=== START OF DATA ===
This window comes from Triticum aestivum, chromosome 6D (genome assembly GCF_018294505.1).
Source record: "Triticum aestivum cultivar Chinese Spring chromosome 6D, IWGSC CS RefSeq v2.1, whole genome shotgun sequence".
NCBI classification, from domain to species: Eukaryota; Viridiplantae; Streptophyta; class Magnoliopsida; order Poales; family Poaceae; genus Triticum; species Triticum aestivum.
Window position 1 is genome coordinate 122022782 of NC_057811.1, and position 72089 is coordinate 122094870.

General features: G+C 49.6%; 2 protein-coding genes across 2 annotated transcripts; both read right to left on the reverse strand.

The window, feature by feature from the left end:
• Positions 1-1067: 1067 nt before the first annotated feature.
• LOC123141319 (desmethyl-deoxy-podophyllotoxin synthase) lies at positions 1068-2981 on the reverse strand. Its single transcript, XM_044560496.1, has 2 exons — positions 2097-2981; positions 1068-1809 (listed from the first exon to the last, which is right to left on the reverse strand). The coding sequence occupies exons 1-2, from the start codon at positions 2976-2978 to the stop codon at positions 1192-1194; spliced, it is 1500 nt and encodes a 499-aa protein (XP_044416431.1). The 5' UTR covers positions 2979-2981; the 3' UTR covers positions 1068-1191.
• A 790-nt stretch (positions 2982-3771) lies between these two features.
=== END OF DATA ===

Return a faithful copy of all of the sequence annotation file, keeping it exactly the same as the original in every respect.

This window comes from Triticum aestivum, chromosome 6D (genome assembly GCF_018294505.1).
Source record: "Triticum aestivum cultivar Chinese Spring chromosome 6D, IWGSC CS RefSeq v2.1, whole genome shotgun sequence".
NCBI classification, from domain to species: Eukaryota; Viridiplantae; Streptophyta; class Magnoliopsida; order Poales; family Poaceae; genus Triticum; species Triticum aestivum.
Window position 1 is genome coordinate 122022782 of NC_057811.1, and position 72089 is coordinate 122094870.

General features: G+C 49.6%; 2 protein-coding genes across 2 annotated transcripts; both read right to left on the reverse strand.

The window, feature by feature from the left end:
• Positions 1-1067: 1067 nt before the first annotated feature.
• LOC123141319 (desmethyl-deoxy-podophyllotoxin synthase) lies at positions 1068-2981 on the reverse strand. Its single transcript, XM_044560496.1, has 2 exons — positions 2097-2981; positions 1068-1809 (listed from the first exon to the last, which is right to left on the reverse strand). The coding sequence occupies exons 1-2, from the start codon at positions 2976-2978 to the stop codon at positions 1192-1194; spliced, it is 1500 nt and encodes a 499-aa protein (XP_044416431.1). The 5' UTR covers positions 2979-2981; the 3' UTR covers positions 1068-1191.
• A 790-nt stretch (positions 2982-3771) lies between these two features.